Saturday, September 18, 2010

Garden Report

Garden gloves - J's ingenious way of keeping them organized
We definitely enjoy a change of seasons here in Rochester. The problem is, you never quite know when Mother Nature is going to flip the switch, and the mild days of late summer/early fall become the rainy, miserable days of late fall. So every fall, we have endless debates about when should we actually cut everything back.

J trims before mowing. Last mow of the season?
Today we had 70 degrees, sun, and high wispy clouds. There is still a lot of stuff blooming in the garden -- blackeyed susans, zinnias, obedient plant (a plant that must have been named with a wish rather than reality because it is NOT very obedient!). There are probably 40 rose buds ready to pop. And the bachelor buttons are making a comeback. So it seems too early to finish cutting everything back. I did do a really serious trimming back of the herb garden -- but I bet there isn't anything I could do that would seriously affect the mint or chives, is there? Even after a cataclysm, mint would survive!

Remind me to plant more zinnias!
This year we didn't accomplish everything we wanted to in "Phase 4" of our gardening project. We wanted to get a dry well installed in the "new garden" to deal with some of the water problems that I created when I put the garden in. But it just didn't happen. Maybe next year. And we didn't get the fountain going either. J has the idea that if we change the the plastic tubing to a larger size, the flow will shoot up higher. I don't know -- we will see next year because we didn't finish it this year!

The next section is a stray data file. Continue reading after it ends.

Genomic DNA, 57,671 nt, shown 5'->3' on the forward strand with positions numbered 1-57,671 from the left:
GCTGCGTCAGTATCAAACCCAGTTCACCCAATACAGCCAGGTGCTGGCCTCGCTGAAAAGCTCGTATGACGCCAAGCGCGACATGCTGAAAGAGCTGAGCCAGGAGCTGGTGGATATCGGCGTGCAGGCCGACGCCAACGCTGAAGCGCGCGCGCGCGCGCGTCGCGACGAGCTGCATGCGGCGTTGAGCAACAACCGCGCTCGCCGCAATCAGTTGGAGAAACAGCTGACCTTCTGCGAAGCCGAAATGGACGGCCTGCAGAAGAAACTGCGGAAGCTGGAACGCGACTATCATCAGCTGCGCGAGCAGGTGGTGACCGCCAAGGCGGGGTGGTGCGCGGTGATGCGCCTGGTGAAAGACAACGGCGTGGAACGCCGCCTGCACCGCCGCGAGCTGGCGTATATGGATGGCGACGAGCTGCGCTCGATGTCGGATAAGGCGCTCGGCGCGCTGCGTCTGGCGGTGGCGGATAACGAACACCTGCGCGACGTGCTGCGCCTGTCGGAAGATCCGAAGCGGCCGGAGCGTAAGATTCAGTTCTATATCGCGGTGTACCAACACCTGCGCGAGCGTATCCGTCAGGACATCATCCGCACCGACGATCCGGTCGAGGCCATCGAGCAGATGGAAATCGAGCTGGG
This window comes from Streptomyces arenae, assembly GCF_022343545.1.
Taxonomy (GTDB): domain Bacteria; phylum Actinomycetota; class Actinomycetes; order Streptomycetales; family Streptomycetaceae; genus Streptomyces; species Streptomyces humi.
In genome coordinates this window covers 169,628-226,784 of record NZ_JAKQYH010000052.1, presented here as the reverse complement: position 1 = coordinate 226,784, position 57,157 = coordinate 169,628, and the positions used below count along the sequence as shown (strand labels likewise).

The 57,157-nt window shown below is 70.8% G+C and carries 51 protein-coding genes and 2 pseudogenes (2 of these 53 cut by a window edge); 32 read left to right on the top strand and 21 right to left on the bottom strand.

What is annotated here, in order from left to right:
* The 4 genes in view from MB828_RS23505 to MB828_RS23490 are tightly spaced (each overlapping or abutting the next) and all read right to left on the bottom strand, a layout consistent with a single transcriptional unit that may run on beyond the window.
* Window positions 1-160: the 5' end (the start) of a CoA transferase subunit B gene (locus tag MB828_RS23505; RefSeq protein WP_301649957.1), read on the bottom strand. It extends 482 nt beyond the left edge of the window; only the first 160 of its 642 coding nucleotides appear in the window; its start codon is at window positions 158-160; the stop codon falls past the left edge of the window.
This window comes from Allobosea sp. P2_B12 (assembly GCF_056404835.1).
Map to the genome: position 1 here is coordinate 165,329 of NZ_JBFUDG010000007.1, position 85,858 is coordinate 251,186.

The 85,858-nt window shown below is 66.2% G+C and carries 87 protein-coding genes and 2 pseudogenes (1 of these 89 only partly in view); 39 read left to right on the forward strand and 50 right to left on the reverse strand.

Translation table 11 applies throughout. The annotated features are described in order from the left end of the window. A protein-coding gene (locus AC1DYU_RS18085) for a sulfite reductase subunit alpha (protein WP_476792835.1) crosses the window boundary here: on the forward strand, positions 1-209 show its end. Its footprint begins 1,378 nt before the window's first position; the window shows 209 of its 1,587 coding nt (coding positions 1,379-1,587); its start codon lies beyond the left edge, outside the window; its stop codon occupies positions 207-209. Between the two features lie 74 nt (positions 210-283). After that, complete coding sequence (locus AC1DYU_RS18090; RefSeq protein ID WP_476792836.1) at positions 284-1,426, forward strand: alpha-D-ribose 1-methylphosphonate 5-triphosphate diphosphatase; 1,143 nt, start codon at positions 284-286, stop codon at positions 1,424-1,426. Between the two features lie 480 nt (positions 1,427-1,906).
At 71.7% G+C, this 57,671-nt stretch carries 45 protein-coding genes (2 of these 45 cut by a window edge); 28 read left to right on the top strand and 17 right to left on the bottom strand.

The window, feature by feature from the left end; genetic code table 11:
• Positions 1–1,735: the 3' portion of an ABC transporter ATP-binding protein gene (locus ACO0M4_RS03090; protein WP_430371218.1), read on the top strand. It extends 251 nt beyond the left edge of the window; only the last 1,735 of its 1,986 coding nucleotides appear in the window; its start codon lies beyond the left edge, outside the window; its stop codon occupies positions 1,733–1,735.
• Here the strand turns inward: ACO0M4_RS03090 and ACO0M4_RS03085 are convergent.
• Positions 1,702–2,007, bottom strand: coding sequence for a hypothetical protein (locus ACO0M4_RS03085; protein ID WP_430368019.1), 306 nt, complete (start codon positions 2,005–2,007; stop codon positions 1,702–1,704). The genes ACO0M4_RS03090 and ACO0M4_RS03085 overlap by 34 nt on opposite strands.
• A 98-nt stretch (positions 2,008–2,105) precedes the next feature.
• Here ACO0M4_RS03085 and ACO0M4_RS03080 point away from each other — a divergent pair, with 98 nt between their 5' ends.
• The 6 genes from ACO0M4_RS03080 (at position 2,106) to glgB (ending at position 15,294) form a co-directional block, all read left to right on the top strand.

Strawberry Bed
One thing we did accomplish was to put in a strawberry bed. We installed a raised bed on the side of the house last year, but the lettuces we grew there were bitter and disappointing. So J thought we should give some strawberries a try. We planted one June bearing plants, and they have gone great guns! I was afraid they would have enough sun, but that hasn't been the case. Maybe next year we will have to consider adding an asparagus bed. J and I have the opinion that you can't have enough asparagus!

Obedient Plant
We still have a few things we want to do before the end of the year. For one, I ordered a ton of tulip and daffodil bulbs. And allium. And some other stuff that I can't remember. When they show up, we will have to pop them in the ground. We also want to remove a rather significant limb from the red bud tree that is shading the climbing rose too much. And of course, the rest of the cutting back. So we probably have 2 or 3 more happy days in the garden. And then it's time to start dreaming about next spring, when there will be even more things to do and plant and trim and enjoy!

1 comment:

  1. I had the ubiquitous Disobedient Plant in one of my gardens in North Truro, on the Cape. I loved it really, because I could count on it never giving up on me, as other things often did in that strange soil and climate. It was sandy soil, and often almost droughty summers - but then, there'd be the rains. I never could dount on things making it thru - except physostegia virginiana, bless its little heart.